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How to start meditating and fitting it into your schedule

Beginning anything new can be a daunting process. Whether it’s a new class at the gym or a new meal plan, keeping it up can play on your mind. According to JamesClear.com, a habit can take up to 66 days to make. So, how do we make it easier to implement something that can be so personal, like meditation?

If you’re struggling to fit meditation into your schedule or are just starting out and want some guidance, follow some of these great tips to ease your mind about trying to fit meditation into your busy schedule - whether it’s from your new-found zen or knowing that you’ve successfully implemented something new into your schedule!

When asking meditation coaches about what motivations can help people regularly meditate, Manny Emslie, a meditation coach from Mindfulbeing, suggested:

“Perhaps it’s to take care of yourself, or wanting to live life more calmly, or to benefit not only yourself but also other beings. Reminding yourself of why you meditate, and its benefits, results in looking forward and committing to regularly meditating”.

Meditate anywhere and everywhere

woman meditating at work

Meditation doesn’t have to happen in a quiet place like a spa or relaxation room. It can be done wherever you are. Although many people do find environments like a spa or wellness retreat are best for meditation, there is no reason why you can’t do it at home, at work, or even at the gym! Writer and meditation coach Ondy Willson suggests, “Meditation needn’t be formal. Try being fully present in everyday situations like traffic jams, queueing, or rushing from A to B. Just take a few deep belly breaths and bring all your senses to exactly where you are now.

“Avoid labelling or judging… just observe. Feel the anger and frustration dissolve and smile at the craziness of life. Everything passes. Nothing is permanent”.

This kind of meditation can happen whenever you have a moment in your day where you wish to reflect. London Life Coach, Tomas Svitorka, also advises this, as he explains, “You can meditate during your commute as well. Close your eyes and focus on how it feels, sitting on the seat or how the train or bus moves”.

Start small and build up

Another way to make meditation easier is to start with a small amount and begin working up to a longer time when you’re more comfortable with the activity and used to it being a part of your day-to-day routine. Tomas Svitorka suggests “The biggest mistake most people make when taking on meditation is that they try to meditate for 30 or 45 minutes.

“Start with 5 or 10 minutes, and it doesn't have to be sitting cross-legged, trying to think about nothing. Meditation can be practised anytime and anywhere. Rather than eating your lunch over your keyboard, take 10 minutes and focus on all the flavours, smells, and textures of the food (it will be the best lunch you've ever had). 5 minutes of meditation every day is better than 45 minutes never”.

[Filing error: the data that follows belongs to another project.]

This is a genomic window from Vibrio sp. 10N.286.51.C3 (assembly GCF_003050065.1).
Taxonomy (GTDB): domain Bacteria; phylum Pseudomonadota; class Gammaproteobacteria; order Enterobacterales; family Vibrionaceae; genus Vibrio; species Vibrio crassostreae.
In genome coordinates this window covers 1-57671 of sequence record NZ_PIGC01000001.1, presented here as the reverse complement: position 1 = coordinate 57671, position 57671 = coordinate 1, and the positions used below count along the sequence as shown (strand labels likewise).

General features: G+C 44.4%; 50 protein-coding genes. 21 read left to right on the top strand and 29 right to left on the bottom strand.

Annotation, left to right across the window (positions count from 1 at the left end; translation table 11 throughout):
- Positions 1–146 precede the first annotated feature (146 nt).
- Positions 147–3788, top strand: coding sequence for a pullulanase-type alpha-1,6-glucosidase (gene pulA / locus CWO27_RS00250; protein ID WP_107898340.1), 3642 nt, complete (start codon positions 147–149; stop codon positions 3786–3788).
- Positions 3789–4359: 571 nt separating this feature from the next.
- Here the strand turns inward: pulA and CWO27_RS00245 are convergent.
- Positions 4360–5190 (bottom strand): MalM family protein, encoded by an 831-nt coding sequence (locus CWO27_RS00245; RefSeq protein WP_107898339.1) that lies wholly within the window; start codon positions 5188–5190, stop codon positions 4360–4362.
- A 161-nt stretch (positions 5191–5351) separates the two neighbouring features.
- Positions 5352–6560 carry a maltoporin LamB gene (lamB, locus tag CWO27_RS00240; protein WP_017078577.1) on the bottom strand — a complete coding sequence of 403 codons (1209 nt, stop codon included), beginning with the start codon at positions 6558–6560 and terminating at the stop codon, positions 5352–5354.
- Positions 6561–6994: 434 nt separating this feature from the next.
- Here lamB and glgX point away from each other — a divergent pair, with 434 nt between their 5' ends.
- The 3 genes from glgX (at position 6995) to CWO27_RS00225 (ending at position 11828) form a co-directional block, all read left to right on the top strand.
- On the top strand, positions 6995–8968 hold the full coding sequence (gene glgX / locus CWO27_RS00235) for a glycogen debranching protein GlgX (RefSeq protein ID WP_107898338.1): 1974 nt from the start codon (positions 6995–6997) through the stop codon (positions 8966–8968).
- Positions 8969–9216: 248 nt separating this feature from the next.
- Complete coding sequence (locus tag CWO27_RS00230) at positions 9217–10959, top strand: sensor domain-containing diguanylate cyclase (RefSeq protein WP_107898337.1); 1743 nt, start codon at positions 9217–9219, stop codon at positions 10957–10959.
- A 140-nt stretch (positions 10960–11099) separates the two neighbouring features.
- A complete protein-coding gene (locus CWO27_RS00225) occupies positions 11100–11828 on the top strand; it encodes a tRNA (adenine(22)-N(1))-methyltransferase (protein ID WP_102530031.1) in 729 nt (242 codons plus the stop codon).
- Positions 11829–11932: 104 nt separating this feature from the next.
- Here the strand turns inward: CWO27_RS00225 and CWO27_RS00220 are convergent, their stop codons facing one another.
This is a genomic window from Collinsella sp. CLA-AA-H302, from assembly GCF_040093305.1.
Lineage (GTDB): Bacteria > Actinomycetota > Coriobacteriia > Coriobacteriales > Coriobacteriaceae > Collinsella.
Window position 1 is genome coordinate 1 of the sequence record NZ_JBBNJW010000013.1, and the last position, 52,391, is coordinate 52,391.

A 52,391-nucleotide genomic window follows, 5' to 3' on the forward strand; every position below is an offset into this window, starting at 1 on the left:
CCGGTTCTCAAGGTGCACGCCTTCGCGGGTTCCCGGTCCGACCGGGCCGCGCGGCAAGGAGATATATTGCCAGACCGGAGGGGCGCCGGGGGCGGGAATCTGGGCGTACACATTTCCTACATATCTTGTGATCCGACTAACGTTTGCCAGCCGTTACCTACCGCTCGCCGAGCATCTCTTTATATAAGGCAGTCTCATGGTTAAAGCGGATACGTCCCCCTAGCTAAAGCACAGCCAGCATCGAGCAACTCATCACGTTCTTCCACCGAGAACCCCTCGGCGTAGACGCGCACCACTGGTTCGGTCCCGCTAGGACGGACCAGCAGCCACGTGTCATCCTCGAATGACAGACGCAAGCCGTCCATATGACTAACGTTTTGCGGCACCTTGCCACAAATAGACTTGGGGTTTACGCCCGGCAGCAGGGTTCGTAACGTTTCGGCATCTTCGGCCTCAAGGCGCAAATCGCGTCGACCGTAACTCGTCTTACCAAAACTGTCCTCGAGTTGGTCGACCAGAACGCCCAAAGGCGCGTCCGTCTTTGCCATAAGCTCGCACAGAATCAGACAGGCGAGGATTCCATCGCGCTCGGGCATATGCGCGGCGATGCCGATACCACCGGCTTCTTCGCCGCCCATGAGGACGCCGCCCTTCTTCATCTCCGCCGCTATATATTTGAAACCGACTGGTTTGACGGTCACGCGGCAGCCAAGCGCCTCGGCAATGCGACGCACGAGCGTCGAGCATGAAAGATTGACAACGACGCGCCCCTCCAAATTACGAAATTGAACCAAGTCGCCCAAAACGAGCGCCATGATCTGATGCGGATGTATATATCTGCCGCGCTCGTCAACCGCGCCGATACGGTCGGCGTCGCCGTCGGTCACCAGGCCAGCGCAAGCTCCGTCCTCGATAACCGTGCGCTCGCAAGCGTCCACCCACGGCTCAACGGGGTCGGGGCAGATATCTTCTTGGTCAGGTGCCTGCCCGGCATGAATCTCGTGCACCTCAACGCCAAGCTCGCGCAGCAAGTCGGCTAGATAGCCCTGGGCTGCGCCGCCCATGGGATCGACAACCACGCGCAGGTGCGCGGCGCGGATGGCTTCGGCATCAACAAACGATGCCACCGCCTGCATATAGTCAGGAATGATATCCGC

Make it a daily occurrence

Going back to the idea that a habit takes 66 days to set in, applying meditation to your schedule is the same. It takes time to adjust to the routine of taking a moment to meditate. However, if you do it every day, it can become much easier. Manny Emslie suggests:

“Setting an intention to practise at a certain time every day will help you to establish a regular pattern of meditating. Notice thoughts that create barriers to practising and that become or could become a habit. Be aware of the pushing away, resisting or avoiding. We learn from noticing these reactions. ‘I haven’t got time’; ‘I’m tired’; ‘Meditating is boring’; “It isn’t working”; “I’ll do it tomorrow!”; These are all thoughts that you can turn into ‘It’s a very busy day but I’ll create a space of 10 minutes for taking care of myself’”.

Be aware of your surroundings

woman meditating by a window

One thing about meditation and mindfulness is to be aware of your surroundings. It opens your mind to new ways of thinking which allows us to relax and really live in the moment, whether that be at work, at the park or at home simply cooking dinner. Catherine Banks from Teaching Meditation suggests we should “Bring all of our attention to what we are doing; such as walking, cooking or eating.

“We notice what is happening in that present moment by using our senses, instead of being preoccupied by thoughts. Keeping our awareness in the present moment has huge benefits for our mind and body”.

Ondy Willson told us to “Find some space between your thoughts during a short meditation and enjoy that spaciousness – visualise it like blue sky appearing on a cloudy day”. Focusing on our inner self is also being mindful of our surroundings as it allows us to look inwards as well as outwards.

If you would like to learn more about meditation and mindfulness, why not book a spa day in West Yorkshire where you can discover more about meditation and relaxation?